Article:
Various pâtés and terrines
|Place of origin||France, Belgium|
|Main ingredients||Ground meat, fat|
|Cookbook: Pâté Media: Pâté|
Pâté is a mixture of cooked ground meat and fat minced into a spreadable paste. Common additions include vegetables, herbs, spices, and either wine or brandy (often cognac or armagnac). Pâté can be served either hot or cold, but it is considered to develop its fullest flavor after a few days of chilling.
In French or Belgian cuisine, pâté may be baked in a crust as pie or loaf, in which case it is called pâté en croûte, or baked in a terrine (or other mold), in which case it is known as pâté en terrine. Traditionally, a forcemeat mixture cooked and served in a terrine is also called a terrine. The most famous pâté is probably pâté de foie gras, made from the livers of fattened geese. Foie gras entier is fattened goose liver cooked and sliced, not made into pâté. Pâté en croûte is baked with the insertion of "chimneys" on top: small tubes or funnels that allow steam to escape, thus keeping the pastry crust from turning damp or soggy. Baked pâté en croûte usually develops an air bubble under the crust top as the meat mixture shrinks during baking; this is traditionally dealt with by infusing semi-liquid aspic in the hollow space before chilling.
In the Netherlands, Finland, Germany, Romania, Hungary, Sweden, Denmark and Austria, some liver pâtés are shaped as a soft, often spreadable sausage, called leverworst (Dutch), pateu ( Romanian), májpástétom /májkrém (Hungarian), or Leberwurst (German). In the United States these are sometimes called "liverwurst" (mixing English and German), or braunschweiger. Some liverwursts can be sliced. In the US, sliced liverwurst is used as a sandwich filler. Others are spreadable as most French or Belgian pâté; these types are more popular in the United Kingdom. In Scandinavia and the Netherlands, leverpostej is a popular baked pâté similar to the French pâté en terrine, usually made of lard and pork liver.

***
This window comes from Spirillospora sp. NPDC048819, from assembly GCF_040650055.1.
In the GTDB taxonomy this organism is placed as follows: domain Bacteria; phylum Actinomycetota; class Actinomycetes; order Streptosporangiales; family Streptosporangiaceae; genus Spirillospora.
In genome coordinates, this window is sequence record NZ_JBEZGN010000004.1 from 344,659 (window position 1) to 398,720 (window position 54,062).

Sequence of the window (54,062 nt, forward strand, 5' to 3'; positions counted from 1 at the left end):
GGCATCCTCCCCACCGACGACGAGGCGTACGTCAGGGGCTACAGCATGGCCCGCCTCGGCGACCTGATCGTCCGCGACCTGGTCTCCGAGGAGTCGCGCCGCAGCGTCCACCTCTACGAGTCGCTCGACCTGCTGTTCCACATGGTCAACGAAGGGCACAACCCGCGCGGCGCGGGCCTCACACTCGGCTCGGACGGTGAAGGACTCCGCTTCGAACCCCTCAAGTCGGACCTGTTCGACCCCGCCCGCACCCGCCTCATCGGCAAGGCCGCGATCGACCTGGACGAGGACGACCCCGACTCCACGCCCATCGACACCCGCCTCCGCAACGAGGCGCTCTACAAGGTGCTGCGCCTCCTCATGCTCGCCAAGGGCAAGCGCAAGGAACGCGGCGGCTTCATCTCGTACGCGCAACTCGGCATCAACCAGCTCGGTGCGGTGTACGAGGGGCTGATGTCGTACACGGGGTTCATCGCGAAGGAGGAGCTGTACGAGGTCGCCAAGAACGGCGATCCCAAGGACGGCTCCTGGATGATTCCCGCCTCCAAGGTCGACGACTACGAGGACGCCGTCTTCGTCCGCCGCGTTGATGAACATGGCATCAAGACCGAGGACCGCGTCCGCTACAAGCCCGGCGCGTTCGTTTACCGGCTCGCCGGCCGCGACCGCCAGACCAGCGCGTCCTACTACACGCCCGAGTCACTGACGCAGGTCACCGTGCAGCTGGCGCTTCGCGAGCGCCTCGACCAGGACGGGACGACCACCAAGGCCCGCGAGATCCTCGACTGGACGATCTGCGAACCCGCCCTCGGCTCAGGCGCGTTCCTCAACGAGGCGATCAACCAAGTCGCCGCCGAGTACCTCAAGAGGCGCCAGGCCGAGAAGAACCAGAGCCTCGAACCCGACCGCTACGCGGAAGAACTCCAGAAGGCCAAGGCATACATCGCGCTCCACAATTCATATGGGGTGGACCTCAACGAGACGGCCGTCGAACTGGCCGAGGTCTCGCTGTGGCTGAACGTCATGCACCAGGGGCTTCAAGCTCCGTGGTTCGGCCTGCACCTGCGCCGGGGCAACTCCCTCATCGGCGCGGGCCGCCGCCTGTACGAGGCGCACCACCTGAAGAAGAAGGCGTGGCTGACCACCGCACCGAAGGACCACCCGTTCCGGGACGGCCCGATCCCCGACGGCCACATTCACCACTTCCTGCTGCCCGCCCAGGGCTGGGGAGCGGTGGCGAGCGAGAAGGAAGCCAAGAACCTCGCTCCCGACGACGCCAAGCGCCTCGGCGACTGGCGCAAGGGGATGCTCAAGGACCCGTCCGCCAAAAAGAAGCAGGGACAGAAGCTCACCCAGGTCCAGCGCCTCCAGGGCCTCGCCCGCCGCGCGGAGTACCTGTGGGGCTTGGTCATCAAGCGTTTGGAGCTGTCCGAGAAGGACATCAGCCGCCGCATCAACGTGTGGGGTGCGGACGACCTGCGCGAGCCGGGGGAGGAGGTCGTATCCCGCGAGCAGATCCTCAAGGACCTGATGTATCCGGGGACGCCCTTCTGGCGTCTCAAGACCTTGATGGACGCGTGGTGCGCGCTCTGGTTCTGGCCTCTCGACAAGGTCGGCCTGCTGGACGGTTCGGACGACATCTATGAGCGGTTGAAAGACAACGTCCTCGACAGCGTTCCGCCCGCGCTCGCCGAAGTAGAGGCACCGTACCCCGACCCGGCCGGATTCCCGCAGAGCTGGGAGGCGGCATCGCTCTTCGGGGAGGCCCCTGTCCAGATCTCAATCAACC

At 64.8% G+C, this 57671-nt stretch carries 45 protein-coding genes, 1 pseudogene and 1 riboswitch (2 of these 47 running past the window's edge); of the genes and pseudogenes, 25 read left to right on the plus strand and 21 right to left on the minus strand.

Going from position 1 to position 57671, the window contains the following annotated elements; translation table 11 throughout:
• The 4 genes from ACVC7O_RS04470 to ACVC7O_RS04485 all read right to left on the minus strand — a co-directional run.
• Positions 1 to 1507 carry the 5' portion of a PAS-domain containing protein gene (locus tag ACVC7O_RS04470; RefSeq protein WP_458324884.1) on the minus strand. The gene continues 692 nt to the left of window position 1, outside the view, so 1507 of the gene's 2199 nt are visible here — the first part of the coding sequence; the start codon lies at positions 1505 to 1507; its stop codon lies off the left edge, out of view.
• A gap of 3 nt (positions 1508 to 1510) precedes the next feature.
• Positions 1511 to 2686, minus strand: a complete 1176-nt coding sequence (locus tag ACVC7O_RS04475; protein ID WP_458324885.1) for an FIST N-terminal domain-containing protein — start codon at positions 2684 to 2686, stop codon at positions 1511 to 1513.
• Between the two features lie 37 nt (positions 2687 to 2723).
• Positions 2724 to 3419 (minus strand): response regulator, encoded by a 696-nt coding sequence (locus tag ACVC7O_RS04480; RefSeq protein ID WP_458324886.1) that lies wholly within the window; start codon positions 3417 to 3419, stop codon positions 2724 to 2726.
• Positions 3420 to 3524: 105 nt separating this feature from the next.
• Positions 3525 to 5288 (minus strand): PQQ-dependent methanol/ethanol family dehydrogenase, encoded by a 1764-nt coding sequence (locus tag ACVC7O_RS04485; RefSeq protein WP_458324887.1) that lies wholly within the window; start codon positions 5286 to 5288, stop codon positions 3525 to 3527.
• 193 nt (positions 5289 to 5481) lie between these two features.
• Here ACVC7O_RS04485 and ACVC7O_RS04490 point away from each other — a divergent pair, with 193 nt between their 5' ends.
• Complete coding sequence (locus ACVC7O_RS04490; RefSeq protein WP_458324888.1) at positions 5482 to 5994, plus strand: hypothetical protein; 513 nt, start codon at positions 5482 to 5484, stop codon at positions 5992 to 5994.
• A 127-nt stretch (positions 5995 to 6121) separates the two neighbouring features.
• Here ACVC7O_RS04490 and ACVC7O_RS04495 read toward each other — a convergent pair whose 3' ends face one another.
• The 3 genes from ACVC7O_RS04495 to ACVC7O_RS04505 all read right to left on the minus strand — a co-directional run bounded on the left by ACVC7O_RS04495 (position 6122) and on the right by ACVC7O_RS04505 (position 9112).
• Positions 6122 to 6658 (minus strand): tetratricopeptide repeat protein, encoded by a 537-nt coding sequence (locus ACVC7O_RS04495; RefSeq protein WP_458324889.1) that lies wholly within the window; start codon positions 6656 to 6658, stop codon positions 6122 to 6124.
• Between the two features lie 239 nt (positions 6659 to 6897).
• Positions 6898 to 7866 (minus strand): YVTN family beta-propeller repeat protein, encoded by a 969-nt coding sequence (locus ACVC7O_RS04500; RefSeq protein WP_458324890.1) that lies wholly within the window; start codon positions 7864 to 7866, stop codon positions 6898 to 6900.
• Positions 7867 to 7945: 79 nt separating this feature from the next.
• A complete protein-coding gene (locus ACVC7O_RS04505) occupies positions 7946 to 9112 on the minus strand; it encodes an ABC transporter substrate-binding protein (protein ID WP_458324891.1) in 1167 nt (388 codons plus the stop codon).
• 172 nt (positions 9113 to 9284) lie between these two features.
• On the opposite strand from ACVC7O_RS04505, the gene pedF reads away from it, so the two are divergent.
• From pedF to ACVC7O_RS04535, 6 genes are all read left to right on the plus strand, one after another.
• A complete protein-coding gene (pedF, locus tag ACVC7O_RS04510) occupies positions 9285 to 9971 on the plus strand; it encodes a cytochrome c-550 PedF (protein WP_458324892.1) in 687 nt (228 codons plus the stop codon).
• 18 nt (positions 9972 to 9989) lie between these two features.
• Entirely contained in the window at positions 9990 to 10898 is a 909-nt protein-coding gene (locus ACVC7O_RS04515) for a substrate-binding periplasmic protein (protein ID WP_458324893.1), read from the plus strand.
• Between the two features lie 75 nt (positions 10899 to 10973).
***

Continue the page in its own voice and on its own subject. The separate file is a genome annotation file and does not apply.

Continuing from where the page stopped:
In Poland, pasztet is made from poultry, fish, venison, ham, or pork with eggs, flour, bread crumbs, and a varied range of additions, such as pepper, tomato sauce, mushrooms, spices, vegetables, ginger, nutmeg, cheese, or sugar. A local form of pasztet is pasztecik szczeciński, a deep-fried yeast dough stuffed with meat or vegetarian filling, typical fast food dish of the city of Szczecin.
In Russia and Ukraine, the dish is mostly prepared with beef, goose or chicken liver and thus is commonly known as печёночный паштет (liver pâté) (Russian, pechyonochniy pashtet), however other meats also can be used. Unlike the Western European method the liver is first cooked (boiled or fried) and mixed with butter and/or fat and seasoning, such as fresh or fried onion, carrots, spices and herbs. It can be further cooked (usually baked), but most often is used without any other preparation. The pâté is served on bread, often with dill or other fresh herbs. In the former Yugoslavia, pašteta or паштета (a thinly pureed pâté) is a very popular bread spread usually made from chicken, beef, turkey or less commonly tuna or salmon. In Vietnam, pâté (gan xay) is commonly used on bánh mì baguette type sandwiches. Pâté of this type is more commonly made from liver.
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|Look up pâté in Wiktionary, the free dictionary.|
- ↑ "Terrines and Pates". The French Chef. By Julia Child. WGBH Boston.
- ↑ enjoyyourcooking.com
- ↑ Pork and Pâté Vietnamese Sandwich (Banh Mi)